I recently changed my FB banner. I know, I know. FB is a touchy subject these days, but in order to connect with readers I keep an active FB presence. But I digress…
I chose a Texas bluebonnet picture. It’s the one you see on the left. When I think of Texas, I think of bluebonnets. I missed them when I lived away.
Texas is bluebonnets. People also associate the state with Lone Star beer, cowboys and rodeos, astronauts and space centers, cattle and the Texas Medical Center.
Texas is a very diverse place. Same thing’s true of a Texan and I’m not talking about the football team players.
We all have a picture in our heads when we think of a native Texan. Usually it’s someone with a cowboy hat and boots, but there’s more to a Texan and even Texans who never wear cowboy boots.
Hurricane Harvey gave images of real Texans and not many of them wore Stetsons. The folks in those pictures looked like anyone else helping their families and neighbors when hard times strike.
Texas has its own language, Texas-speak. A whole slew of vocabulary that can have folks scratching their heads. I just used a Texas-ism—slew, meaning a whole bunch.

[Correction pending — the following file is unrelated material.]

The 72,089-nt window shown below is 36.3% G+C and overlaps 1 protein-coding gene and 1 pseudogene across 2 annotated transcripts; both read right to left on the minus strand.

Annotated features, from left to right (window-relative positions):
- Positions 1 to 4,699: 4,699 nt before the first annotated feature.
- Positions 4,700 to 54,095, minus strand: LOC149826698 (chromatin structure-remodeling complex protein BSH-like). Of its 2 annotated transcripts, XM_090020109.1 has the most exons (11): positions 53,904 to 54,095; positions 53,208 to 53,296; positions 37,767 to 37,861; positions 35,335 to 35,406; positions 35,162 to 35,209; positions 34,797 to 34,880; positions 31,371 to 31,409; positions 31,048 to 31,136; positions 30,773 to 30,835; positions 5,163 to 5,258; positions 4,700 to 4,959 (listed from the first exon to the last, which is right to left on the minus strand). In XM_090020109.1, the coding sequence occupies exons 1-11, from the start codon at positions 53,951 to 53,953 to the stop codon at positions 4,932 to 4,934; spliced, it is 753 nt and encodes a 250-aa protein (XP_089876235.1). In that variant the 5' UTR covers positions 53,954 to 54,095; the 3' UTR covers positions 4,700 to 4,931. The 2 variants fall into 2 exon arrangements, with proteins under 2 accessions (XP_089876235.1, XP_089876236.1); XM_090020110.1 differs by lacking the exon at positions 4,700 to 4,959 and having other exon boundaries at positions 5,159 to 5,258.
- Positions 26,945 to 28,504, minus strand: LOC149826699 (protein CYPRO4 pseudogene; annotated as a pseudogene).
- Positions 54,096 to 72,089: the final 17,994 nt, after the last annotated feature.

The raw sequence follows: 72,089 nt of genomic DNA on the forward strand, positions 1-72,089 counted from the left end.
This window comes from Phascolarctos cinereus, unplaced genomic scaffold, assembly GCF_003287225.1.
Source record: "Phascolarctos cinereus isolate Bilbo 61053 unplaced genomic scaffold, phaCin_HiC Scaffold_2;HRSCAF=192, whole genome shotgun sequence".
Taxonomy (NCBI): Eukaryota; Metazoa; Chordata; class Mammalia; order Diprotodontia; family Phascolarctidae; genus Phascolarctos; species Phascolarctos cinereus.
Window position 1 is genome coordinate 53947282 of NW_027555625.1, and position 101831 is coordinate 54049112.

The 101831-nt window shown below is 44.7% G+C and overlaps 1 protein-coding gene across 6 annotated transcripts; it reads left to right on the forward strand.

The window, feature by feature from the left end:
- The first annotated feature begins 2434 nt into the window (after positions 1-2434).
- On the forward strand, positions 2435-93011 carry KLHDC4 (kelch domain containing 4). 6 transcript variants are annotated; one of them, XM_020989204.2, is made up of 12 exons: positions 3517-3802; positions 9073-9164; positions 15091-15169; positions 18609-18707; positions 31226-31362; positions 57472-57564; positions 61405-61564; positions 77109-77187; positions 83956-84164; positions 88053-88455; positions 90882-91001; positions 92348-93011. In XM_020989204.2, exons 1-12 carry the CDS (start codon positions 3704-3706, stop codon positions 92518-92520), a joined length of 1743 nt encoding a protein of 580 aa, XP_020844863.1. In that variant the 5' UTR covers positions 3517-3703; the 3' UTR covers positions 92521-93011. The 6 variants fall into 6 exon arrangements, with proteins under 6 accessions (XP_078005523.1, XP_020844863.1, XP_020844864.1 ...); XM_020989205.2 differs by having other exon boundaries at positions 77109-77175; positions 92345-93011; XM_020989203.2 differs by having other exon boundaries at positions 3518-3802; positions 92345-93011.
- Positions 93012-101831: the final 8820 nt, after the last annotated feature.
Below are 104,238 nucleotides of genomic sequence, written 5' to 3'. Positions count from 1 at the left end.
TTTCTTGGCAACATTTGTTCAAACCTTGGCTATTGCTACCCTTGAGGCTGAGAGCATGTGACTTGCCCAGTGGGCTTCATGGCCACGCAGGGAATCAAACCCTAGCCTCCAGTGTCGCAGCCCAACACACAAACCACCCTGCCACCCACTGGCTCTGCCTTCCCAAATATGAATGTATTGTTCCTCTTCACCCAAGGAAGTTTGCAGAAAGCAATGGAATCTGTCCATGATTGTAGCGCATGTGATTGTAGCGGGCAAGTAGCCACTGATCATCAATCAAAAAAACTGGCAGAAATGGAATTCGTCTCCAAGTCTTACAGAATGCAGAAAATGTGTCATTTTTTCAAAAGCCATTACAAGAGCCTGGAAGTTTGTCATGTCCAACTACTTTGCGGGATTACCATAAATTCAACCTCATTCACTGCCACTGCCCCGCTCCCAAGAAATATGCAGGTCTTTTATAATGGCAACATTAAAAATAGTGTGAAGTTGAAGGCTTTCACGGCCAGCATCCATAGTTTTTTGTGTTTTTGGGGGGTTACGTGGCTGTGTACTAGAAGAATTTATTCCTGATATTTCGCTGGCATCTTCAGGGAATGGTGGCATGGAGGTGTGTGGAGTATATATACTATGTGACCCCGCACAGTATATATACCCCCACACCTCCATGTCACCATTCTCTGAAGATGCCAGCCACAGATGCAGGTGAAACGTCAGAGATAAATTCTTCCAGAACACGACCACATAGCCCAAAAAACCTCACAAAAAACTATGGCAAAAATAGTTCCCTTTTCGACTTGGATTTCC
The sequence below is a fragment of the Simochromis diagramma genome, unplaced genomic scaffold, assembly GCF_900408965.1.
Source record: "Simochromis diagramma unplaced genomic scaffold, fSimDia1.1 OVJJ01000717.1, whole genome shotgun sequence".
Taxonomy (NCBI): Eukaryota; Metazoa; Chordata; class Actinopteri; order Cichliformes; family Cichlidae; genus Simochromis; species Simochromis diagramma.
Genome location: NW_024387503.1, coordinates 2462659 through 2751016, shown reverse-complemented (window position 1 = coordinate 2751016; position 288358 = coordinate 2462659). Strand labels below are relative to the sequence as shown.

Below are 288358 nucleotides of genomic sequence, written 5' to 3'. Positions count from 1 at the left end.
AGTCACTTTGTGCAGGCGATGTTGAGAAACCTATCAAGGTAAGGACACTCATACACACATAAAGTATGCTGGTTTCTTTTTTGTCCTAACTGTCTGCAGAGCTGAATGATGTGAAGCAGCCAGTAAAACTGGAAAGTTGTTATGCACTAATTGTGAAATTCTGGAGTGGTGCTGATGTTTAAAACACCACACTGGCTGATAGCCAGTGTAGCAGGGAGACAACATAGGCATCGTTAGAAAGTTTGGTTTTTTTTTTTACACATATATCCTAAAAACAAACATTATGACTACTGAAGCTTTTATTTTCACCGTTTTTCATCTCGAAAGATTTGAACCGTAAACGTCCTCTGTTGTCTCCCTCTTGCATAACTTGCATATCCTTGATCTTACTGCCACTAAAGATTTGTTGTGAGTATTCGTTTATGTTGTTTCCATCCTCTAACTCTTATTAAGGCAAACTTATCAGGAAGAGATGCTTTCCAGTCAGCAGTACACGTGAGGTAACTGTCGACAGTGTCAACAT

We’re always y’all-ing and gonna and fixin’ when we talk. Non-Texans do sometimes need an interpreter.
When I’m lazy in my writing, Texas talk naturally flow into my first drafts even if my characters are not Texans. My critique partners and editors often catch phrases like:
come hell or high water – proceeding, regardless of the problems, obstacles, etc.
conniptions – get upset and raise a ruckus
hissy fit – kin to a conniption; a state of extreme agitation and not a pretty thing to see
hot as tin toilet seat – in Texas we know that’s HOT
screaming bloody murder or banshee scream – not a pleasant sound at all
bone tired – yep, been there
slow as molasses – visualize molasses syrup oozing out of the jar
keep your pants on – meaning not what you think, but to be patient!
If you’ve ever been to Texas, you know it’s a special place. You love it or hate it. Seems there’s no in between.
But there’s something in a natural born Texan’s blood that tends to bring them back to Texas no matter how far or how long they wander. My daddy always said I’d come home and I did.
I agree 100 per cent. Texas is extraordinary. The climate is unpredictable, the language sometimes inscrutable, the people embarrassingly outspoken, and I will never leave her. I wasn’t born here, but, come hell or high water, I was determined to live here. I got here as fast as I could.
And we are so happy you finally made it to Texas.
Love the Texas article and photo. I’m not only a native Texan but BOI—Born On the Island (Galveston). I’m so entrenched this state and say that proudly. Your article makes me just as proud. Well done!
Thanks, Janie for stopping by. My maternal grandparents were the early settlers in New Braunfels and Austin. My daddy’s family settled in a little area called Henley near LBJ’s home. I’m definitely entrenched too!